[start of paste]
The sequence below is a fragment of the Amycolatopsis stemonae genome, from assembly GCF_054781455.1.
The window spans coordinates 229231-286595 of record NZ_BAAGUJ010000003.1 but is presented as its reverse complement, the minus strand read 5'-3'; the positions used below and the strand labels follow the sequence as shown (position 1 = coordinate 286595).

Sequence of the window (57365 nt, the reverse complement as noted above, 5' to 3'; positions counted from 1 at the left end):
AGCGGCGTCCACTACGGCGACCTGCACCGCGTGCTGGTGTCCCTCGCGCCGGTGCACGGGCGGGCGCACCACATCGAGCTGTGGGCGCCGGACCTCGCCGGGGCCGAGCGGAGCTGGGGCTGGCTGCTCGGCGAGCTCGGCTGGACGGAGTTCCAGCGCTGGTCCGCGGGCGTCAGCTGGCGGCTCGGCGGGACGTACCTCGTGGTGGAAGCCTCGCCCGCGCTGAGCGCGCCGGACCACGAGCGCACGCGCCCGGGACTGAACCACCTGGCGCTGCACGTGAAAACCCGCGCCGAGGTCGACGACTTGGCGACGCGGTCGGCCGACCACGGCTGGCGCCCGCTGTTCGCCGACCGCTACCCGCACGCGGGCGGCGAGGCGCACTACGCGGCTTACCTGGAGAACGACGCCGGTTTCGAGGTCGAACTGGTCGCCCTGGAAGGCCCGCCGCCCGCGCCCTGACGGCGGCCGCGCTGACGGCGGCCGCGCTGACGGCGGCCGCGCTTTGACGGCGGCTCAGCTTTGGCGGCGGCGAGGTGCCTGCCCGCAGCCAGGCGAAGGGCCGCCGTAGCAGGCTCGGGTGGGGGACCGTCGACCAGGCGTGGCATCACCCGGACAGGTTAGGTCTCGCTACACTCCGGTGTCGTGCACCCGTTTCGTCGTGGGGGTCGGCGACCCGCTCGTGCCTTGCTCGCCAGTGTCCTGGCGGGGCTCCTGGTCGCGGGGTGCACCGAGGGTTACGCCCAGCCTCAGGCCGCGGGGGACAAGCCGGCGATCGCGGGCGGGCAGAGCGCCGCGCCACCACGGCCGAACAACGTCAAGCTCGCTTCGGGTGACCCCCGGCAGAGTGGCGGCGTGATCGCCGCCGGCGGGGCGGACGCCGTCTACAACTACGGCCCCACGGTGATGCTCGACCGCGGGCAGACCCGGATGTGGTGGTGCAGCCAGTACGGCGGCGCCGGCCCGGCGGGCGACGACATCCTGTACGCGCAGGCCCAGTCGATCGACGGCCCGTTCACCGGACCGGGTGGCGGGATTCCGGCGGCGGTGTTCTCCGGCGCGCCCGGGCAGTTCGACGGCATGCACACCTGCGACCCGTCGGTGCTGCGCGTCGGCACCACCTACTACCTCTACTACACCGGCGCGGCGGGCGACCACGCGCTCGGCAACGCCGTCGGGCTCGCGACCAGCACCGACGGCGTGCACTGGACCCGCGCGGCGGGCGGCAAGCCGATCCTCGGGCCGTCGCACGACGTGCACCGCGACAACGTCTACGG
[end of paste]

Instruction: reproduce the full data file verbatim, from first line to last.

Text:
The sequence below is a fragment of the Amycolatopsis stemonae genome, from assembly GCF_054781455.1.
The window spans coordinates 229231-286595 of record NZ_BAAGUJ010000003.1 but is presented as its reverse complement, the minus strand read 5'-3'; the positions used below and the strand labels follow the sequence as shown (position 1 = coordinate 286595).

Sequence of the window (57365 nt, the reverse complement as noted above, 5' to 3'; positions counted from 1 at the left end):
AGCGGCGTCCACTACGGCGACCTGCACCGCGTGCTGGTGTCCCTCGCGCCGGTGCACGGGCGGGCGCACCACATCGAGCTGTGGGCGCCGGACCTCGCCGGGGCCGAGCGGAGCTGGGGCTGGCTGCTCGGCGAGCTCGGCTGGACGGAGTTCCAGCGCTGGTCCGCGGGCGTCAGCTGGCGGCTCGGCGGGACGTACCTCGTGGTGGAAGCCTCGCCCGCGCTGAGCGCGCCGGACCACGAGCGCACGCGCCCGGGACTGAACCACCTGGCGCTGCACGTGAAAACCCGCGCCGAGGTCGACGACTTGGCGACGCGGTCGGCCGACCACGGCTGGCGCCCGCTGTTCGCCGACCGCTACCCGCACGCGGGCGGCGAGGCGCACTACGCGGCTTACCTGGAGAACGACGCCGGTTTCGAGGTCGAACTGGTCGCCCTGGAAGGCCCGCCGCCCGCGCCCTGACGGCGGCCGCGCTGACGGCGGCCGCGCTGACGGCGGCCGCGCTTTGACGGCGGCTCAGCTTTGGCGGCGGCGAGGTGCCTGCCCGCAGCCAGGCGAAGGGCCGCCGTAGCAGGCTCGGGTGGGGGACCGTCGACCAGGCGTGGCATCACCCGGACAGGTTAGGTCTCGCTACACTCCGGTGTCGTGCACCCGTTTCGTCGTGGGGGTCGGCGACCCGCTCGTGCCTTGCTCGCCAGTGTCCTGGCGGGGCTCCTGGTCGCGGGGTGCACCGAGGGTTACGCCCAGCCTCAGGCCGCGGGGGACAAGCCGGCGATCGCGGGCGGGCAGAGCGCCGCGCCACCACGGCCGAACAACGTCAAGCTCGCTTCGGGTGACCCCCGGCAGAGTGGCGGCGTGATCGCCGCCGGCGGGGCGGACGCCGTCTACAACTACGGCCCCACGGTGATGCTCGACCGCGGGCAGACCCGGATGTGGTGGTGCAGCCAGTACGGCGGCGCCGGCCCGGCGGGCGACGACATCCTGTACGCGCAGGCCCAGTCGATCGACGGCCCGTTCACCGGACCGGGTGGCGGGATTCCGGCGGCGGTGTTCTCCGGCGCGCCCGGGCAGTTCGACGGCATGCACACCTGCGACCCGTCGGTGCTGCGCGTCGGCACCACCTACTACCTCTACTACACCGGCGCGGCGGGCGACCACGCGCTCGGCAACGCCGTCGGGCTCGCGACCAGCACCGACGGCGTGCACTGGACCCGCGCGGCGGGCGGCAAGCCGATCCTCGGGCCGTCGCACGACGTGCACCGCGACAACGTCTACGG